As in a “Mission: Impossible” installment, Cobb, at the instigation his ultra-rich contractor Saito (Ken Watanabe), hops the globe (Japan, Paris, Mombassa, Los Angeles) assembling his crew in preparation for putting the screws on the heir expectant to a vast fortune (Cillian Murphy), all the while exploring visions of how (in the film’s most original effects) the city of Paris might be folded alongside and atop itself, engaging in a motorized gunfight down Wilshire Boulevard and, on some level, experiencing encounters with his wife (Marion Cotillard), possessor of the ominous name of Mal.
Nolan and his editor Lee Smith shuffle this thick deck of developments as dextrously as might Ricky Jay, albeit to an end that produces moderately less gape-jawed astonishment. As actions and developments either parallel each other or are enveloped one dream within another and then another, the relevance of any particular event, such as a death or an awakening, becomes uncertain. I have no clue as to what Gordon-Levitt is attempting to do while climbing around an elevator, nor am I at all clear how the forger and the architect actually do what they do.
What is evident, however, is that the succession of meticulously executed pieces of action cinema encloses a thematic core about lost love that must contain a beating heart to be moving and convey its intended thematic weight. One could ask for no woman more entrancing than Cotillard to embody a romantic ideal or a woman you’d want back, but unfortunately this whole aspect of the film seems like an intellectual conceit rather than a deeply felt impulse; specifically it would seem to be a hybrid of “On Her Majesty’s Secret Service,” the near-great James Bond film in which the woman the hero has just married is killed, and “Vertigo,” which so hypnotically explores the possibility of retrieving or reviving a love presumed gone forever. Here, the emotional component feels like just one part of a vast puzzle or game, albeit perhaps the most important piece.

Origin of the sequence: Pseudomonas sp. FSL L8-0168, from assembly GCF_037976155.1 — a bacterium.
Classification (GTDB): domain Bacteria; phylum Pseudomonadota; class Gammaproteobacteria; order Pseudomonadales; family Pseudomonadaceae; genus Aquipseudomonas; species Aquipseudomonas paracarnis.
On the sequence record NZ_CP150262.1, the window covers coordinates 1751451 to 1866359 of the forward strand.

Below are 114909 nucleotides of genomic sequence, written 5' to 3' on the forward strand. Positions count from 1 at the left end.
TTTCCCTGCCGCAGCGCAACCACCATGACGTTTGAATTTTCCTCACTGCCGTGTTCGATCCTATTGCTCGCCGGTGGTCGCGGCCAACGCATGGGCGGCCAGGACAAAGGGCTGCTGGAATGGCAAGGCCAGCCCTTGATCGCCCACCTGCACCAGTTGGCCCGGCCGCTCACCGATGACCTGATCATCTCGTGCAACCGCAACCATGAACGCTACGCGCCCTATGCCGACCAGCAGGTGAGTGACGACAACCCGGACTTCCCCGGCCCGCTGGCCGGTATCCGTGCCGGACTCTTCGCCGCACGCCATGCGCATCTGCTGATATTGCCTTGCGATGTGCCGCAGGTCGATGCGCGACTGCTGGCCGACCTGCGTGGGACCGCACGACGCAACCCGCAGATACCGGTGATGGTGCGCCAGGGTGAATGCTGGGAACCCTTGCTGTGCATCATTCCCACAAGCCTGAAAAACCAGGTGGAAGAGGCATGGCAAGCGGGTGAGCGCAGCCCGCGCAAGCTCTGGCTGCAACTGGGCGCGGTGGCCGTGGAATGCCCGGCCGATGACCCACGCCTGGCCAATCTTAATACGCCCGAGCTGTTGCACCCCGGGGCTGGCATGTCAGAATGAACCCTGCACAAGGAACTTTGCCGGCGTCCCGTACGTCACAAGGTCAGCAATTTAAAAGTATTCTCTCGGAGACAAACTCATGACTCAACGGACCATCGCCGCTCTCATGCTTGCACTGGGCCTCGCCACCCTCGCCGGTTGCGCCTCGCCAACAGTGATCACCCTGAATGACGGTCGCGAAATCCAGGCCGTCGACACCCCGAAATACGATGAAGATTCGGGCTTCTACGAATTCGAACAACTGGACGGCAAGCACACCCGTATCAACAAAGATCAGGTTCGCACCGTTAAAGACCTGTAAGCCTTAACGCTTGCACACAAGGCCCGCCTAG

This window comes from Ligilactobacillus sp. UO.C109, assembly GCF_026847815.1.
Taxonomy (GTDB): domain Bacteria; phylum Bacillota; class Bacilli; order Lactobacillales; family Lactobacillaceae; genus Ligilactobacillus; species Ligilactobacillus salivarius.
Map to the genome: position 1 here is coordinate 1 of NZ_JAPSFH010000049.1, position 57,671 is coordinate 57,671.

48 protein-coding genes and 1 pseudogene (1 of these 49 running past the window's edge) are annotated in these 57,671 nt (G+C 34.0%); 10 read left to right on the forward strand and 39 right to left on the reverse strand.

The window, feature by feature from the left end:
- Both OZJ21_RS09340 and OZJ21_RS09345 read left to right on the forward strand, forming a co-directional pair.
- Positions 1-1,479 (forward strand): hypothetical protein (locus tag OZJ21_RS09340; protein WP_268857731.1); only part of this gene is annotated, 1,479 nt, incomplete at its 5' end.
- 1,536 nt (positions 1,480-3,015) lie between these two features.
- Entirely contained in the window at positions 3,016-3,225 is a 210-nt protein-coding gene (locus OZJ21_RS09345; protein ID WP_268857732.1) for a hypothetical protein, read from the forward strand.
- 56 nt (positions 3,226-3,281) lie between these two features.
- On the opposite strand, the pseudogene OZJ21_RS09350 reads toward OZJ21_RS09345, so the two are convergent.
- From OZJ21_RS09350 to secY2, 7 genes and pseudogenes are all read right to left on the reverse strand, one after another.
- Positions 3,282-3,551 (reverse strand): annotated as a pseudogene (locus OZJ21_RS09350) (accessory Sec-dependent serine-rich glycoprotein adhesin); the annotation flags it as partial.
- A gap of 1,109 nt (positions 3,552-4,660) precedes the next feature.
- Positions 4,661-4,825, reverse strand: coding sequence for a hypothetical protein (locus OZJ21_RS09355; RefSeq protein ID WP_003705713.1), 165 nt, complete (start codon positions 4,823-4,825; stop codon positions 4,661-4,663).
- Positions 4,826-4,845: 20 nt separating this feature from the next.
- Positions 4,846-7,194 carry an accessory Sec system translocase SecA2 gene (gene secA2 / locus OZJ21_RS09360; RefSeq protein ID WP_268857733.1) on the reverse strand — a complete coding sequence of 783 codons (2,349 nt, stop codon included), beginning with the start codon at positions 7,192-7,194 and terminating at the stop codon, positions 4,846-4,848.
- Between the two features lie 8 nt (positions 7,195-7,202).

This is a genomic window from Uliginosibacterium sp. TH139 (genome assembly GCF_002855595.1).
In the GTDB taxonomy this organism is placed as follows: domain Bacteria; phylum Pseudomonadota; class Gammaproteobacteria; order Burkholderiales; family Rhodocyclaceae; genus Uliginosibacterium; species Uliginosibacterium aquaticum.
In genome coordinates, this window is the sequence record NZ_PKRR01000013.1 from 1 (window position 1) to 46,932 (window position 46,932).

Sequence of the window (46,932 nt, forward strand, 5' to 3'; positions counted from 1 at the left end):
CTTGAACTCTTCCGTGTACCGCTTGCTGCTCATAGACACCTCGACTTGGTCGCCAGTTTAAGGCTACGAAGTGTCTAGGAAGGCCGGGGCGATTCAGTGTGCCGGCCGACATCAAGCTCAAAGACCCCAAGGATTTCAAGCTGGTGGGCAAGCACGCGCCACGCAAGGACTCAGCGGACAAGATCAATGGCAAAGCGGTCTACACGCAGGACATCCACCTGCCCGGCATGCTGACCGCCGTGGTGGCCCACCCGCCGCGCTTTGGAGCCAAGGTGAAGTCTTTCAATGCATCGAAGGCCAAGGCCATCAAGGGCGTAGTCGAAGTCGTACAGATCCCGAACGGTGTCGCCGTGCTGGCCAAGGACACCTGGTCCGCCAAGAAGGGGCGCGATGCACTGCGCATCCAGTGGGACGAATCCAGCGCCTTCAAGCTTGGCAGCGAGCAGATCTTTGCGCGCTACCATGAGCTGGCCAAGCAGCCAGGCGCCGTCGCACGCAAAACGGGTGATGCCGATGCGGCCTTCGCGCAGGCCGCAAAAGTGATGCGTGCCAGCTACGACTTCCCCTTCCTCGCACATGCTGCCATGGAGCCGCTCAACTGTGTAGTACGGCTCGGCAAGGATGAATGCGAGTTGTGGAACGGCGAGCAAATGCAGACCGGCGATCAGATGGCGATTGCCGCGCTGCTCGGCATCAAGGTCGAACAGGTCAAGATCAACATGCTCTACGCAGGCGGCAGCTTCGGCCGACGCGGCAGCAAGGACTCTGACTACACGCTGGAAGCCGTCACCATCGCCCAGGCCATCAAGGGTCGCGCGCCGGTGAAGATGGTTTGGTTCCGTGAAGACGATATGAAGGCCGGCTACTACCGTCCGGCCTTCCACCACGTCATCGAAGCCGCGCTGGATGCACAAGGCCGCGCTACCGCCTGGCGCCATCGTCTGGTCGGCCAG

As to replicating the dream state, “Inception” is particularly alert to the nature of the beginnings and ends of dreams, to the rapid and bizarre changes of imagery, to the alarming and abrupt onset of violence and juxtaposed images and to the feel of cutting, or “editing,” in sleeptime reveries. The film does not deal in subconscious or mind-altered visions such as those served up in Salvador Dali paintings or abstract experimental films but, rather, in concrete and essentially realistic images. But these all come quickly and purport to serve specific purposes, so they contain, unlike the plot, meager mystery, little that is inchoate or haunting and nothing that reflects the doubts and fears of a moralist or the soul of an artist. Impeccably made as it is and, like “Vertigo,” blessed with an indispensable score, unquestionably the best thing Hans Zimmer has ever done, “Inception” plays like the film of a brilliant mathematician, scientist or engineer rather than a work by someone who, in another era, would have been a novelist, poet or philosopher. Nolan is a thinker, all right, a very busy explorer of mind functions, but capable merely of diagrams when it comes to the heart and soul.